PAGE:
The year of dissent: Russia between change and chaos
The outgoing year was marked by protest against the establishment unfolding all around the world. In several Arab countries it resulted in the fall of decades-old governments – more-or-less peacefully in Tunisia, half-heartedly in Egypt, disastrously in Libya. In the US and Europe the Occupy movement has been raising its voice for social justice, and it is increasingly hard to ignore. It appears humanity, strained by the global economic crisis, chose the time to resolve the conflicts that had been muted down in the years of prosperity.
Russia did not go against the global trend. A long-unseen protest movement has arisen since the parliamentary election on December 4. Even as the ballots were being counted, the Russian segment of the internet became abuzz with reports and videos of alleged cases fraud. Several unsanctioned rallies took place and were promptly dissolved by the police. Less than a week later, Moscow saw the biggest protest rally in two decades, while dozens of Russian cities held smaller-scale events. Two weeks after that, the record was broken again, with police estimating the number of demonstrators at between 70 and 80,000.
The authorities’ reaction to the surge of dissent was quickly sliding. Initially, top officials celebrated the victory of the United Russia party, despite that fact that it lost plenty of seats in the parliament, while the election commission was praised for doing a good job. After the Bolotnaya Square rally on December 10, some officials – including Prime Minister Putin – ridiculed protesters, implying that they are either being manipulated into starting a riot, or are on the payroll of Russia’s rivals.
At the same time President Medvedev announced a large political reform, which would liberalize the system. After the second demo on December 24, an unexpected reshuffle among top officials happened, which had Vladislav Surkov, the man called “Kremlin’s grey cardinal” by the opposition, moving out of his position.
The demonstrators’ biggest problem is that their driving emotion is dissatisfaction with the current system, and when it comes to what they want to see instead of it, they mostly disagree. They want it to be fairer, less prone to corruption and more flexible, but there is no leader with a plan for how to implement it. At the same time many see the government’s initiatives as outdated and want nothing short of the election results being scrapped and Vladimir Putin stepping down from his run for a third presidential term.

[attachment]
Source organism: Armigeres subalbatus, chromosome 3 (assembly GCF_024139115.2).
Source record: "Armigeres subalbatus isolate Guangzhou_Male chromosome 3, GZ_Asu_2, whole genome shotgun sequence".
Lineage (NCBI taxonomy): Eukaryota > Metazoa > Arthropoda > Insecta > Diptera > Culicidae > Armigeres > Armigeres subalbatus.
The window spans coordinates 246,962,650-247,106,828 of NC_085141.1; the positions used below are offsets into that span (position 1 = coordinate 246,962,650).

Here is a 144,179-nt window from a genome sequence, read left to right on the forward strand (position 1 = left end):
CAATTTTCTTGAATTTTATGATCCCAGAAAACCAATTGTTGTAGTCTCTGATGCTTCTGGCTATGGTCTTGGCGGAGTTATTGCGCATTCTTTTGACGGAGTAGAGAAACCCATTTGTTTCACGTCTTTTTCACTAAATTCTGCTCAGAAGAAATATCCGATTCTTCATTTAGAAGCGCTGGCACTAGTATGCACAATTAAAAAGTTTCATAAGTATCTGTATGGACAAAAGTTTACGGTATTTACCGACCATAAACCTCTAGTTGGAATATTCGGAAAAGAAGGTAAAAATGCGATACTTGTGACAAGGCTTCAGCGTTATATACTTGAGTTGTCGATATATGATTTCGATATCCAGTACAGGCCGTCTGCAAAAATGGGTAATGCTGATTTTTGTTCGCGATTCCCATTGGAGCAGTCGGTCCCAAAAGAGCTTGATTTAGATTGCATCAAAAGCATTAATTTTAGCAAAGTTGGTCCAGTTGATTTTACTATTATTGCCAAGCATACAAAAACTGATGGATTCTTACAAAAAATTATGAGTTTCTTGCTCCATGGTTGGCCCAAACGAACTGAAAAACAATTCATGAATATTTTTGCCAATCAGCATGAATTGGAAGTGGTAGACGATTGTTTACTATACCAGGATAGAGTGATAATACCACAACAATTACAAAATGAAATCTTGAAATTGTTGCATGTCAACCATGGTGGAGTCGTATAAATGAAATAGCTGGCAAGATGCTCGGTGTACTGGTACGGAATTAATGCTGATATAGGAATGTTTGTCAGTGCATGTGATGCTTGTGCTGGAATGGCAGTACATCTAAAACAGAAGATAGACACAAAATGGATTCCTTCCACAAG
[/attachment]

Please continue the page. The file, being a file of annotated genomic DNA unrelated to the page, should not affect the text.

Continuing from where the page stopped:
March 2012, when the presidential election is to take place, is likely to become the deciding moment for Russia’s future. Coming up with a candidate who will have strong support outside of the online, politically-active community, which is the backbone of the new opposition movement, on such a short notice is a hard task indeed. Critics say opposition leaders like Aleksey Navalny will brand the future ballot as rigged regardless of whether it is or not. Their only goal is to change the regime and get into power, whatever the price, is the concern.
Nevertheless so far the Russian “Snow Revolution”, as some media have dubbed it, has been exemplary in behaviour: civilized and peaceful. Protesters certainly made their message clear though. It is up to authorities to stand up to the challenge and find a way which will see Russia’s transition in 2012 bloodless and make sure the country is in a better state afterwards. It is up to the opposition to work with those they oppose and not make a mess of it.